The heat sources 441 (442) are powered by an alternating current power source AC through the main switch 7 of the copying machine. To effect the switching, a TRIAC- TA (General Electric Company) is used.
If the surface temperature of the fixing roller heated by the heat sources 441 (442) is in the lower range of temperature, then the resistance value of the thermistor TH will increase and, therefore, the voltage at the input terminal 2 of the differential amplifier will also increase. As a result, the output from the terminal 6 will decrease and, to the base of the transistor Tr7, there will be applied, as a base voltage, the full-wave rectified wave, that is, the output from the diode-bridge DB. Accordingly, the collector voltage of said transistor Tr7 will take a pulse shape which is produced every half cycle of the power source AC since when the base voltage is higher than its threshold level, said transistor Tr7 becomes ON and when the base voltage is lower than the threshold level, it becomes OFF. Also, when the transistor Tr7 is OFF, its collector voltage is at a high level. Therefore, the capacitor C4 is charged through the resistance R23 as well as the diode D9 and, at the same time, its voltage is applied to the positive side of the switching element SD. However, since a high voltage substantially equal to that on the positive side is applied to the gate of the switching element SD through a resistance R33, said switching element SD becomes OFF. After that if the transistor Tr7 is turned on, then an electric current will flow through the resistance R23 and the collector voltage of the transistor Tr7 will drop to a lower level. As a result, there will be produced a charge current flowing into the capacitor C3 through the resistance R22, which in turn will cause a temporary drop in the gate potential of the switching element SD. Therefore, the switching element SD becomes ON and the charge stored in the capacitor C4 is discharged through the switching element SD and the winding of the pulse transformer PT. Accordingly, on the winding, there is induced a pulse voltage which is produced every half cycle of the power source AC.
From the foregoing it will be understood that when the surface temperature of the fixing roller is low, a pulse voltage is induced in the winding of the pulse transformer PT every half cycle of the alternating current source AC. Therefore, to the gate of the TRIAC-TA, a pulse trigger is applied every half cycle of the source AC and, to the heat sources 441 (442), a power of nearly whole cycle is applied. As a result, the surface temperature is raised. At the same time, the transistor Tr1 turns on and the transistor Tr2 turns off, and the wait lamp L of the warning indicator part 8 continues lighting until the thermistor temperature reaches the set point. At the time, the relays K1, K2 and K3 are Off and the contacts K1-3, K1-2 and K3-1 of the relays K1 and K3 are opened. Therefore, the temperature determined by the resistances R1 through R8 and the variable resistance VR1 will be set to the lower most temperature TWA (refer to FIG. 6). This set temperature TWA is preferably so selected that the maximum surface temperature of the roller for "wait time" (corresponds to T4 in FIG. 5 as explained later) may be a little higher than the set temperature Tst for "stand-by time". Most preferably a temperature 5°-15° higher than the set temperature Tst is selected for it. This is because the atmospheric temperature of the fixing roller immediately after a wait time is still low and therefore if copying is carried out immediately after a wait time, a larger drop in surface temperature of the fixing roller is caused compared with copying during a "stand-by time". The presence of an overshoot by some 5°-15° C. will prevent such a large drop in the surface temperature.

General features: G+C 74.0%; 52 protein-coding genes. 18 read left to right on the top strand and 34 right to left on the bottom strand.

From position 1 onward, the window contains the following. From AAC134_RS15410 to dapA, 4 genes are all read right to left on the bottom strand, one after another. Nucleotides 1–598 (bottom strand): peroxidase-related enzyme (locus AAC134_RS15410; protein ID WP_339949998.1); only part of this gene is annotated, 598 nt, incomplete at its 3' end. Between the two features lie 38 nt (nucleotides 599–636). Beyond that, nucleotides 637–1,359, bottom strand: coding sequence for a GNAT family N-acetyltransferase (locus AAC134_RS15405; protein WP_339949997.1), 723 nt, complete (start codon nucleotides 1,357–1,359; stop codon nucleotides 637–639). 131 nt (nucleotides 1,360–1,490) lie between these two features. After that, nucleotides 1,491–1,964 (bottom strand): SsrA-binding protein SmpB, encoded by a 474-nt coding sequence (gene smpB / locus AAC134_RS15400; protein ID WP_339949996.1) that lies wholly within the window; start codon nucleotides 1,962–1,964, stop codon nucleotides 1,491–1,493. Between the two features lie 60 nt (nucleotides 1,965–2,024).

During the wait time, the surface temperature of the fixing roller rises up rapidly and the resistance value of the thermistor TH decreases accordingly. When the thermistor temperature has exceeded the set temperature TWA, the voltage at the input terminal 2 of the differential amplifier DA becomes low and the output from its terminal 6 becomes high. Therefore, to the base of the transistor Tr7, there are applied not only the full-wave rectified wave but also the output of the amplifier DA. This means that a voltage higher than the threshold is applied to the transistor Tr7.